In previous posts here on MSP, I’ve struggled to make sense of sex work as a feminist and as a scholar. I’ve discussed why legislating sex work is problematic, and that post sparked a further rumination on how my position as someone who doesn’t have sex work experience means I have to check my privilege when talking about these issues.
Because this continues to be a hotly debated topic, I thought I’d share some resources that have been helpful for me in making sense of sex work.
First, have a look at the sex worker flow chart here, which encourages viewers to reflect on their reasons for being against sex work, providing a list of consequences of taking those stances.
This Feministe post, The War on Sex Workers, emphasizes that we should view sex worker rights within the larger issue of women’s rights (though I’d urge people to keep in mind that men sell sex too, as do people not identifying within a binaristic gender). Whether that means fighting for the liberation of victims of sex-trafficking, or at the other end of the spectrum, fighting for the rights of sex workers to pursue their chosen career without violence or persecution, this is an interesting point. As the authors argue: “The energy that should be spent listening to people in the sex trade, learning what they need, helping them make themselves safer, combating racism and classism in sex work is instead being turned against sex workers.”
A different Feministe post, Supporting Sex Workers’ Rights, Opposing the Buying of Sex, takes another approach, stating that in the author’s feminist utopia, sex work would not exist as a profession, but in the here and now, it’s important to support sex worker rights. She advocates that we “Push for a world where sex isn’t commodified, while still recognizing that today it is commodified and sex workers, like all workers, deserve to live lives free of violence and social ostracization, and deserve basic workplace protections.” I find this a little distasteful, like when people say that they love the sinner but hate the sin (as in gay marriage debates), but at least it’s a call to support sex workers (whereas a lot of folks still dehumanize and stigmatize them).
As you might imagine, these two posts generated quite a bit of commentary, from multiple angles. And so Feministe put out yet another post, Centering Sex Worker Voices, in order to highlight the fact that for all our theoretical debate, action needs to be taken to make sex workers’ lives safer. Period. And this initiative must contain input from within the sex worker community; it can’t just be outsiders imposing their opinions on a group with different lived experiences.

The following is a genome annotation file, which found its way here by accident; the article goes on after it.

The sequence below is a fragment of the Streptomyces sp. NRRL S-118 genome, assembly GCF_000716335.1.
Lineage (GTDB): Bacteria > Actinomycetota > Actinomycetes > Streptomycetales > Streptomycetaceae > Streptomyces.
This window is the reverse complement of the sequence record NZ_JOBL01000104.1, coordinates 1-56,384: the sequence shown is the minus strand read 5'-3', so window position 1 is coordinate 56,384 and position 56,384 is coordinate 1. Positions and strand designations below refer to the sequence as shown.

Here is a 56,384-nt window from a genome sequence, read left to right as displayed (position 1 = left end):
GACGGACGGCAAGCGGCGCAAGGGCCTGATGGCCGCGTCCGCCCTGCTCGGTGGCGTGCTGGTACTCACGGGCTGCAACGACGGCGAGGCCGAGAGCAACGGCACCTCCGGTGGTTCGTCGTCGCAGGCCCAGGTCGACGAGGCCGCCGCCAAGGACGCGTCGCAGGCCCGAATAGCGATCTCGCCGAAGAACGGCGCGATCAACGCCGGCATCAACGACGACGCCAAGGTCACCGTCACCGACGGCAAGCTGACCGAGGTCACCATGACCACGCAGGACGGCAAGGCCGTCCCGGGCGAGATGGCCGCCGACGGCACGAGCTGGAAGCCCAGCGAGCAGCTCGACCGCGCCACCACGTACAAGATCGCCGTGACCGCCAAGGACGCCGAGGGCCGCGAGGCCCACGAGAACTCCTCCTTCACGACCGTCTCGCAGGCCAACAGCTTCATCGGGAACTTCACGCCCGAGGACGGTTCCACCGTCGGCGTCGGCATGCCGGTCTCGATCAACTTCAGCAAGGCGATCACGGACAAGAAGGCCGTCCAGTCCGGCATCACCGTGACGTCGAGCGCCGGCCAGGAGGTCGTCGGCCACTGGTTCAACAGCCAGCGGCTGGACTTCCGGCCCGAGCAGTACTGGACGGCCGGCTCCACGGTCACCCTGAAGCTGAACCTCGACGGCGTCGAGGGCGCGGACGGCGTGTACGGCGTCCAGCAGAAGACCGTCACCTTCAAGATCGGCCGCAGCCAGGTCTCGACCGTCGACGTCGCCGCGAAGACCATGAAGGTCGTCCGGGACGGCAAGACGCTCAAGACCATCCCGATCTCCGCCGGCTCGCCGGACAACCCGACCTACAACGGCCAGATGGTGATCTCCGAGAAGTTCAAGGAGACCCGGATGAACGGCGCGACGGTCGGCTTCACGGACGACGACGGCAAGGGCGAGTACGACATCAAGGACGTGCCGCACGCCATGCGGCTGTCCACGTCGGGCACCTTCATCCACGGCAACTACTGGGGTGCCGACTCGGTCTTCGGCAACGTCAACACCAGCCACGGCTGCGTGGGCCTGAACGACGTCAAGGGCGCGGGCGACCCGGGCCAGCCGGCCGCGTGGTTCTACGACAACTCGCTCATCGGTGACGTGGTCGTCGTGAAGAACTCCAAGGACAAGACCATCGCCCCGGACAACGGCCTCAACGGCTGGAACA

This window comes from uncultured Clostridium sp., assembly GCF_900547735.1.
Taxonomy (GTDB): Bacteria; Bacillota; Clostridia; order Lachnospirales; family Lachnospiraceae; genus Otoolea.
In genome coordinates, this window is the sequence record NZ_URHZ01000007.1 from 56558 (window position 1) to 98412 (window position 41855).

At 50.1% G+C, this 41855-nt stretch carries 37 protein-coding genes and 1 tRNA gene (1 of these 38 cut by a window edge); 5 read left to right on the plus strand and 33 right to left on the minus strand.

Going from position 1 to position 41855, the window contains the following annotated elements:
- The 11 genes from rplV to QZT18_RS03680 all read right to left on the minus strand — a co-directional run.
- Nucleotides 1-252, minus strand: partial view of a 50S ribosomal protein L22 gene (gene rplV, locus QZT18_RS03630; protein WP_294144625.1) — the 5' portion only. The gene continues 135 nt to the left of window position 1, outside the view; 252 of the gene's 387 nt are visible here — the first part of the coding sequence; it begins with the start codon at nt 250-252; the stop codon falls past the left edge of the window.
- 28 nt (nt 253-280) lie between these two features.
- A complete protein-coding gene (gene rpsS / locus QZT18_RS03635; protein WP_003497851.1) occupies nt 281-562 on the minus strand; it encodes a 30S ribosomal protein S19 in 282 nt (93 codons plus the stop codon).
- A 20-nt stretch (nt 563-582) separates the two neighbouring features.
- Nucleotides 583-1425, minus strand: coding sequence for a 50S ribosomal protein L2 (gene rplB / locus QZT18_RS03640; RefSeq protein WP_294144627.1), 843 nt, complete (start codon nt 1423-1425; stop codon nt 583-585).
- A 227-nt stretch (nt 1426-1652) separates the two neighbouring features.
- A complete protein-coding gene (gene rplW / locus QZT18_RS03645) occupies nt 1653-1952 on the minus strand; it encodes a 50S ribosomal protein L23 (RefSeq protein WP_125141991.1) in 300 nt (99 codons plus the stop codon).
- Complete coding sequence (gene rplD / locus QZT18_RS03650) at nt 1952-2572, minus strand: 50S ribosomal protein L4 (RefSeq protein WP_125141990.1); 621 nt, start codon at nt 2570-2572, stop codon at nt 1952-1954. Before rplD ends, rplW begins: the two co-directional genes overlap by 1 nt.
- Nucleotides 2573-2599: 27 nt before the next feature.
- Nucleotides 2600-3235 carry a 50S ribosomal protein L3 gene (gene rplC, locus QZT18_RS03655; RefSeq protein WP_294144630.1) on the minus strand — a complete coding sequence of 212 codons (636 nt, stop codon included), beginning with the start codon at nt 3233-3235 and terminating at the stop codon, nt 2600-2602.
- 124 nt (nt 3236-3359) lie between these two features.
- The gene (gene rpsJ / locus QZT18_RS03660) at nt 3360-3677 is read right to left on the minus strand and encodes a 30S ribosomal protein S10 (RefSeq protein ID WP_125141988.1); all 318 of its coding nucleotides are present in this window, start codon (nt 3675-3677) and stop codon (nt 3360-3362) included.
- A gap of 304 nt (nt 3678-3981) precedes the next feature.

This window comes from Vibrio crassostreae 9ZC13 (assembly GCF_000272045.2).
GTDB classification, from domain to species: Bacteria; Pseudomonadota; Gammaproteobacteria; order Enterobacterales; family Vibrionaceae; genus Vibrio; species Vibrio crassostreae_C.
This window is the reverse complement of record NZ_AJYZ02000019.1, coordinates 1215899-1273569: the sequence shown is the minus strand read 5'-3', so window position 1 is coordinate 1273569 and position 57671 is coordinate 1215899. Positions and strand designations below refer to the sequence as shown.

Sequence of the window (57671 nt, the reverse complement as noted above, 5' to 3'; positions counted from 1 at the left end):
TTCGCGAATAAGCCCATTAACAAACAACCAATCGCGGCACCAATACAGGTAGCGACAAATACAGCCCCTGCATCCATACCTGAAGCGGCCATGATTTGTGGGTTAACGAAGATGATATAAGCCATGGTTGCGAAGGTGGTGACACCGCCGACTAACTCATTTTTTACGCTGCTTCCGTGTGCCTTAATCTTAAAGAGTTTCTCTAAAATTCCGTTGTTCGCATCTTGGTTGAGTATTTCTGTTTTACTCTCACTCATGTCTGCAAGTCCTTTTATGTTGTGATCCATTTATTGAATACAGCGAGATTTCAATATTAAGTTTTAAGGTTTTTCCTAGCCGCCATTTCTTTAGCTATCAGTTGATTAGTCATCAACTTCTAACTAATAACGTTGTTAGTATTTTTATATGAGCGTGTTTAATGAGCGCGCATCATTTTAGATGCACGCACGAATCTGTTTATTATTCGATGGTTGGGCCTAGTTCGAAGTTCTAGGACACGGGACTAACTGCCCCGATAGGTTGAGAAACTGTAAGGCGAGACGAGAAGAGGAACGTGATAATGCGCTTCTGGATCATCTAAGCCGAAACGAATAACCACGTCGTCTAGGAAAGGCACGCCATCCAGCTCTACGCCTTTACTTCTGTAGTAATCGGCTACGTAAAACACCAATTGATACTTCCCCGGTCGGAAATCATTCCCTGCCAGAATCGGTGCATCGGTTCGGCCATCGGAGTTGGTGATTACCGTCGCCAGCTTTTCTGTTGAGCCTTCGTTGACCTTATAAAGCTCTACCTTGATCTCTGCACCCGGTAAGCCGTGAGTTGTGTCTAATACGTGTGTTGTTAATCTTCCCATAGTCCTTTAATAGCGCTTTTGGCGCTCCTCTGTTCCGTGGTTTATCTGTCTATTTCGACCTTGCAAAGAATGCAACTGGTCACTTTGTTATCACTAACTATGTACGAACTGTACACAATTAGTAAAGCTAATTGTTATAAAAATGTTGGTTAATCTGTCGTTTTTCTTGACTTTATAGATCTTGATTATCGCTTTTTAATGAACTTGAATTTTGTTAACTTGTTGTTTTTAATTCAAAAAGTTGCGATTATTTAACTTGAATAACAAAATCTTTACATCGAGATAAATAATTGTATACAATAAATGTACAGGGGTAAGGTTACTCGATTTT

Those wanting to know more may find the work of Dr. Laura Agustín of interest. Her research includes sex worker perspectives as often as possible, as in this interview with her on how banning prostitution can negatively impact sex workers. And this RealityCheck interview with a number of sex workers about the effects of feminism on their lives is fascinating. One makes the point: “I have felt dismissed and silenced by feminists who thought their research was more credible than my first-hand experience.”
What I’m getting at here is that you can be the most feminist-y feminist who ever feminist-ed… but that doesn’t automatically give you insights into sex work. Only talking to sex workers can do that. And feminism has a bad track record of trying to “save” women from themselves, as Cliff Pervocracy points out in this post “How can you be a feminist and do bdsm?” when stating: At various times, various branches of feminism have swooped in to “save” femme women, married women, women who stay home with their kids, women who do sex work, cis women who welcome trans women into women’s spaces–and it has always been a disaster. It’s forced women to defend their dignity and even their safety from the people who are supposed to be advocating for them.
So when you’re debating the ethics of sex work, or trying to learn more so you can be reasonably informed in event of such a debate, take care to look beyond theoretical arguments. Look for sex worker voices and experiences. One great starting place is the Red Umbrella Project, which assembles and amplifies the experience narratives of sex workers. Now that you know what to look for, hopefully you can find other resources on your own.